Eighteen people were killed in clashes between two communities in western Democratic Republic of Congo earlier this month, according to a government report seen by AFP Sunday.
Fighting broke out between the Yaka and Teke people following a dispute over taxes and land, people in Mai-Ndombe province told AFP.
Members of the Teke community consider themselves the original inhabitants of villages spread over 200 kilometres (124 miles) along the Congo River.
In early August there was knifepoint fighting with the Yaka community, who settled afterwards, in the town of Kwamouth, about 100 kilometres from the capital Kinshasa.
“In the conflict between the Yaka and Teke in the province of Mai-Ndombe, 18 people were killed, including nine on the side of Yaka of Masia, including the chief of the land and his wife,” said Culture Minister Catherine Kathungu in the minutes of the Council of Ministers.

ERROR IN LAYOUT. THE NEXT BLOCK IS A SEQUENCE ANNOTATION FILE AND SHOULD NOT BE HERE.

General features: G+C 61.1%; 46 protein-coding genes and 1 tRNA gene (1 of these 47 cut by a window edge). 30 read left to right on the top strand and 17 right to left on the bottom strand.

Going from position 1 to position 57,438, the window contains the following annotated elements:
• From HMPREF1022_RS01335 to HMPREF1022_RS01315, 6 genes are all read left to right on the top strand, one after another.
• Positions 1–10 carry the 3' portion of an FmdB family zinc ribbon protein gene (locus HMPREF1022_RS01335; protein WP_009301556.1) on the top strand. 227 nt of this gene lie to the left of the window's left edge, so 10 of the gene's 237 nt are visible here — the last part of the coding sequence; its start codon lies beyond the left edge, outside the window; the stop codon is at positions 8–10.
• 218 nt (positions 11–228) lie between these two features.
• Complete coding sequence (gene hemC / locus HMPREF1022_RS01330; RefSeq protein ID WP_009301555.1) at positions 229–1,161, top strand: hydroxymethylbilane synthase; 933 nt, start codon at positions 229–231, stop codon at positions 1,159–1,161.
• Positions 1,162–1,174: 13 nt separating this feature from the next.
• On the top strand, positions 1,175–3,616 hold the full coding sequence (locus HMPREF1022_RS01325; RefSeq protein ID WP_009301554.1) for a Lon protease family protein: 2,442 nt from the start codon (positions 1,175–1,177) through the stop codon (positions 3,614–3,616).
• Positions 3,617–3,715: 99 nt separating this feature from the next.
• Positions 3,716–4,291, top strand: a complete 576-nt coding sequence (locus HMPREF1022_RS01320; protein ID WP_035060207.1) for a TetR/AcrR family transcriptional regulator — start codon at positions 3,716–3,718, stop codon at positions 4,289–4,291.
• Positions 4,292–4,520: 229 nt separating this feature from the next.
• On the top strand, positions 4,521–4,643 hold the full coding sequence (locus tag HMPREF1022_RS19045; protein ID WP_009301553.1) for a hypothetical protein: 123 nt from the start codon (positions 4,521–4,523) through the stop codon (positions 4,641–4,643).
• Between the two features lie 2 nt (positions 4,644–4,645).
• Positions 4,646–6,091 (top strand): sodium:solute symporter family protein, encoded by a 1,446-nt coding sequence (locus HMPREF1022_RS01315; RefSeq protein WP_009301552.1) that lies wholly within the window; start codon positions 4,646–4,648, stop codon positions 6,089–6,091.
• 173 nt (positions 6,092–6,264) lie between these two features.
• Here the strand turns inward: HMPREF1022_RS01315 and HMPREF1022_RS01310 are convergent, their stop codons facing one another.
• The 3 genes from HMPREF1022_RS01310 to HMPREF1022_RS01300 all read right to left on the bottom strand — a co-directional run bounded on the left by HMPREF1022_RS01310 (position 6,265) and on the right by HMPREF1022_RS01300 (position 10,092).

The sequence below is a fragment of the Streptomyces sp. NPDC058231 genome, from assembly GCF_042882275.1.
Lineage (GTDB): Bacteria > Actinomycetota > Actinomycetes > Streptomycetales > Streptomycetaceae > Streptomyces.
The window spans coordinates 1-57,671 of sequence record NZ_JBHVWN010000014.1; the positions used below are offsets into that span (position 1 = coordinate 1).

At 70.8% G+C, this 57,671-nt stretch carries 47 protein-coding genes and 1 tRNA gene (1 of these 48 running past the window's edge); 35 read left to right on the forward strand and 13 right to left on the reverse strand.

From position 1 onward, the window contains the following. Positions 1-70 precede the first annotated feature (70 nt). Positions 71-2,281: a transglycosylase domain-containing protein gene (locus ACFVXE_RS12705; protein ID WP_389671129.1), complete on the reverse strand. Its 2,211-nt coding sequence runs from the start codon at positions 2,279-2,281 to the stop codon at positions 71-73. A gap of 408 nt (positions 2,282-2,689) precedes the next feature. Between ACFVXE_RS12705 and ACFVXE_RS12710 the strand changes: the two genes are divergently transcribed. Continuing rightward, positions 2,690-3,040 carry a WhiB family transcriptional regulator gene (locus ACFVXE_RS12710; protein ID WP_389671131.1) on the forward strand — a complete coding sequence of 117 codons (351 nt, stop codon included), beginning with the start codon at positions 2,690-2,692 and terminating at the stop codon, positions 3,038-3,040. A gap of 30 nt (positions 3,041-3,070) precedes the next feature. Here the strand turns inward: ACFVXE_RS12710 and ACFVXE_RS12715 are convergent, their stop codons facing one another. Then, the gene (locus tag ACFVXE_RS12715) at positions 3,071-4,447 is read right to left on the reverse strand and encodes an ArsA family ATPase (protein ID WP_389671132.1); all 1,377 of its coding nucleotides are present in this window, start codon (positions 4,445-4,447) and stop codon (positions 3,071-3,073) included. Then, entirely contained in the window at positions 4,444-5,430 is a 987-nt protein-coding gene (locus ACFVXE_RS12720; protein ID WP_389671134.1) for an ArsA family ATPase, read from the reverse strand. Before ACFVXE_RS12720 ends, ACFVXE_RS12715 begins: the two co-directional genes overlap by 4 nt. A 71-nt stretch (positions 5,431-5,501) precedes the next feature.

She added: “175 houses were burnt down and an AK47 weapon belonging to an element of the Congolese National Police was taken away by the Teke assailants”.
Rita Bola, the governor of Mai-Ndombe province, said Kwamouth was “calm now”.
“The army is now deployed all around to secure the population”, Bola said.
Members of the Yaka community had refused to pay a “customary royalty” to traditional Teke chiefs, said Abbe Felicien Boduka, president of the Justice and Peace Commission of the diocese of Inongo in Mai-Ndombe.
“We Yaka no longer wanted to pay this tax because the Constitution allows Congolese to settle freely anywhere on the national territory,” Gregoire Losoto, a development worker who abandoned his cassava fields and fish ponds in Kwamouth told AFP.
“The situation worsened in August because the Yaka installed their customary chief to replace a former Teke customary chief,” he said.
The Yaka chief and his wife were killed “by assailants”, according to several witnesses interviewed by AFP.